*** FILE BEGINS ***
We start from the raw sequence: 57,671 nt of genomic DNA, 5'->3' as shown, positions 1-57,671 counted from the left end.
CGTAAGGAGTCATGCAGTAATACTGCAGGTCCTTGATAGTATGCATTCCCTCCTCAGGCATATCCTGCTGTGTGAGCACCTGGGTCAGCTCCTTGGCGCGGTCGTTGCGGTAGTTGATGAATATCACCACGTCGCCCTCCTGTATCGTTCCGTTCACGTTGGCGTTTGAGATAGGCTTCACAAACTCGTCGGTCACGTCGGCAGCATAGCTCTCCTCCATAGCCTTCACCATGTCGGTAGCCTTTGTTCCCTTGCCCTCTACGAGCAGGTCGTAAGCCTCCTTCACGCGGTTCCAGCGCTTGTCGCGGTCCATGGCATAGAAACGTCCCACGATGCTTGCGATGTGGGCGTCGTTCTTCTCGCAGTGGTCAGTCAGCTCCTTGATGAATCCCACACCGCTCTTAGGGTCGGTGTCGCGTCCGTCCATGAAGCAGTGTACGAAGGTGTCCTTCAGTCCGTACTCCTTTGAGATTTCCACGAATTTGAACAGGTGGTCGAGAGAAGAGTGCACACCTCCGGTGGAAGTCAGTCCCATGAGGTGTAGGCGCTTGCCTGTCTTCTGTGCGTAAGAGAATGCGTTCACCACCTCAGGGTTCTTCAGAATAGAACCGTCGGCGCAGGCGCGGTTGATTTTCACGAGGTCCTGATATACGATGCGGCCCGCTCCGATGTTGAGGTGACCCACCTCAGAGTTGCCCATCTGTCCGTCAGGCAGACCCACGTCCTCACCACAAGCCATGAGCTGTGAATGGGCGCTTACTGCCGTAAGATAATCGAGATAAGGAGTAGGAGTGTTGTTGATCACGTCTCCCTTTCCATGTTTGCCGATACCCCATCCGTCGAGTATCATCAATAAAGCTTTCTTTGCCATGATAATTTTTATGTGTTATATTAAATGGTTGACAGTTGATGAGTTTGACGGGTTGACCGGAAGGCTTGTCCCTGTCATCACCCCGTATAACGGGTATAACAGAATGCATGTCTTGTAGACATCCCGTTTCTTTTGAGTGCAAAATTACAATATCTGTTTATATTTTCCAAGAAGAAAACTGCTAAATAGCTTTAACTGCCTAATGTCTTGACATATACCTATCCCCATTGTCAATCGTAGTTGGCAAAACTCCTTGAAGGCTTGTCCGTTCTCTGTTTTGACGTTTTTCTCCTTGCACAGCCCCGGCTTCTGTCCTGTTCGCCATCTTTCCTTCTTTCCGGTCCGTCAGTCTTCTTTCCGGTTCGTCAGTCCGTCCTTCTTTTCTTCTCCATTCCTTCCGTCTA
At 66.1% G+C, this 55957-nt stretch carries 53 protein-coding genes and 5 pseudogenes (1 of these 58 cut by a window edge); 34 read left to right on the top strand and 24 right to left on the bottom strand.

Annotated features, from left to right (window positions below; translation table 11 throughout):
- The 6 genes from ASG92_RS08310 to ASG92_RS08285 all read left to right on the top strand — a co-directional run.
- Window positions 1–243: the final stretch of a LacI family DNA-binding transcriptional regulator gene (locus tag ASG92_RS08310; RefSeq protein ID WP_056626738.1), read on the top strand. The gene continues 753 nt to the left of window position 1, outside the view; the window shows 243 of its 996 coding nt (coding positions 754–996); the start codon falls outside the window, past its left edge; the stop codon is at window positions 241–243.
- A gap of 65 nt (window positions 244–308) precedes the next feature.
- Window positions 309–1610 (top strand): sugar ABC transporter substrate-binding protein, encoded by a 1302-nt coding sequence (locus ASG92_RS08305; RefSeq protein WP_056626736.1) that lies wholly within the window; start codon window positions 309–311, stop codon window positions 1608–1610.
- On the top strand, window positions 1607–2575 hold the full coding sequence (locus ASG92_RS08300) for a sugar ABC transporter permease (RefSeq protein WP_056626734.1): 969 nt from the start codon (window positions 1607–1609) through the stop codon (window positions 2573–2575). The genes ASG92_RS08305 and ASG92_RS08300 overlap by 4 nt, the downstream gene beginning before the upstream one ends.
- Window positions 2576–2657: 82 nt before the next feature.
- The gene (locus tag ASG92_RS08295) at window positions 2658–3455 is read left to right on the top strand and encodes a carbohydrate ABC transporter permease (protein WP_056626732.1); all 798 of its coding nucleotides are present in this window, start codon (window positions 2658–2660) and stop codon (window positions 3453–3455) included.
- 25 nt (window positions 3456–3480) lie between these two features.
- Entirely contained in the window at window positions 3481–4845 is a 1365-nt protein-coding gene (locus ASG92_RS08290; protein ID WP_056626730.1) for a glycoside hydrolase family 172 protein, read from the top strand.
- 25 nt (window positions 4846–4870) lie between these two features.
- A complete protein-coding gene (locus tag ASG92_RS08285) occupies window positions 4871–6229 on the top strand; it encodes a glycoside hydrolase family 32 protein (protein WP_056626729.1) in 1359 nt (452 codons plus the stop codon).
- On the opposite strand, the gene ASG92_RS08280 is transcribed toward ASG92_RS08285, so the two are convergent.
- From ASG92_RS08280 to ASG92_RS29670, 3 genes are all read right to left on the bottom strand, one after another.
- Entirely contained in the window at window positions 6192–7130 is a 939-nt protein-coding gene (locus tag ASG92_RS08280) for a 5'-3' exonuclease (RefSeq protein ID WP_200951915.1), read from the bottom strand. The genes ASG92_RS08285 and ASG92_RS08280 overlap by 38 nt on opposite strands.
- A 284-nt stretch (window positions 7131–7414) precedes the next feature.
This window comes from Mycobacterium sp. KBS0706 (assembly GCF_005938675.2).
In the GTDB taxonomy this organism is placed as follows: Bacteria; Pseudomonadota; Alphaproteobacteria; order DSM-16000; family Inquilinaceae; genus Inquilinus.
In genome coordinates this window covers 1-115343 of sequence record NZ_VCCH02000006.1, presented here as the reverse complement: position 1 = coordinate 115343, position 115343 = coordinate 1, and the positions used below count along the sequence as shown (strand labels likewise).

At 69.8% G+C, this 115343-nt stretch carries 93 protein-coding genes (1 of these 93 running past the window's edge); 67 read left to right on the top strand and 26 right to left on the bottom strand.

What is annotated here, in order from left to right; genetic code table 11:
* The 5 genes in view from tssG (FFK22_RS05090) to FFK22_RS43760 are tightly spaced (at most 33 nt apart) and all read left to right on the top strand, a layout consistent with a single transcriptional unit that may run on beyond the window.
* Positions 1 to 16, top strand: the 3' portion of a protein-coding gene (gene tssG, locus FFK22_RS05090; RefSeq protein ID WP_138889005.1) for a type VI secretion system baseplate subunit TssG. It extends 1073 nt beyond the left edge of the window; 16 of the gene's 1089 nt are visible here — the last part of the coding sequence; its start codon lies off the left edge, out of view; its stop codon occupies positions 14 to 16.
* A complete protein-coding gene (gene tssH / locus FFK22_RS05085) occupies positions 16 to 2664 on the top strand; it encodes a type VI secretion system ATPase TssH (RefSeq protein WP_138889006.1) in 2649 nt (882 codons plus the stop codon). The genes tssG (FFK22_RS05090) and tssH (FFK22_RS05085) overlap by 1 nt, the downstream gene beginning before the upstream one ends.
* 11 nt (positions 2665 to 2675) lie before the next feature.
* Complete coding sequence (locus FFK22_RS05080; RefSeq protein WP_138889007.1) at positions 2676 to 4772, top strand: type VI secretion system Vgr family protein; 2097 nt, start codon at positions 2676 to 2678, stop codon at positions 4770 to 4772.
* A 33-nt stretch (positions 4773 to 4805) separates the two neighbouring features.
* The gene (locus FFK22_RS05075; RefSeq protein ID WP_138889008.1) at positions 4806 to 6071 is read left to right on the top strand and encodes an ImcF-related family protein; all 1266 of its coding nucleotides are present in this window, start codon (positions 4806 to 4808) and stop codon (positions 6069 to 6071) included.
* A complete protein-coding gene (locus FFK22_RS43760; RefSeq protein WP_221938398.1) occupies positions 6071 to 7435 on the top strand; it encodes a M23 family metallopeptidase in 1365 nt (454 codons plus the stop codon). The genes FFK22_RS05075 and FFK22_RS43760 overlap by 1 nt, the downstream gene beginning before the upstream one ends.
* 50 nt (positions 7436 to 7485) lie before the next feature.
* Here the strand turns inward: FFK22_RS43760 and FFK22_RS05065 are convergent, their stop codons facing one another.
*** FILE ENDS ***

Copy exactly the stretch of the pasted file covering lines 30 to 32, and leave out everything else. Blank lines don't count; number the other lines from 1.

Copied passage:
* A 33-nt stretch (positions 4773 to 4805) separates the two neighbouring features.
* The gene (locus FFK22_RS05075; RefSeq protein ID WP_138889008.1) at positions 4806 to 6071 is read left to right on the top strand and encodes an ImcF-related family protein; all 1266 of its coding nucleotides are present in this window, start codon (positions 4806 to 4808) and stop codon (positions 6069 to 6071) included.
* A complete protein-coding gene (locus FFK22_RS43760; RefSeq protein WP_221938398.1) occupies positions 6071 to 7435 on the top strand; it encodes a M23 family metallopeptidase in 1365 nt (454 codons plus the stop codon). The genes FFK22_RS05075 and FFK22_RS43760 overlap by 1 nt, the downstream gene beginning before the upstream one ends.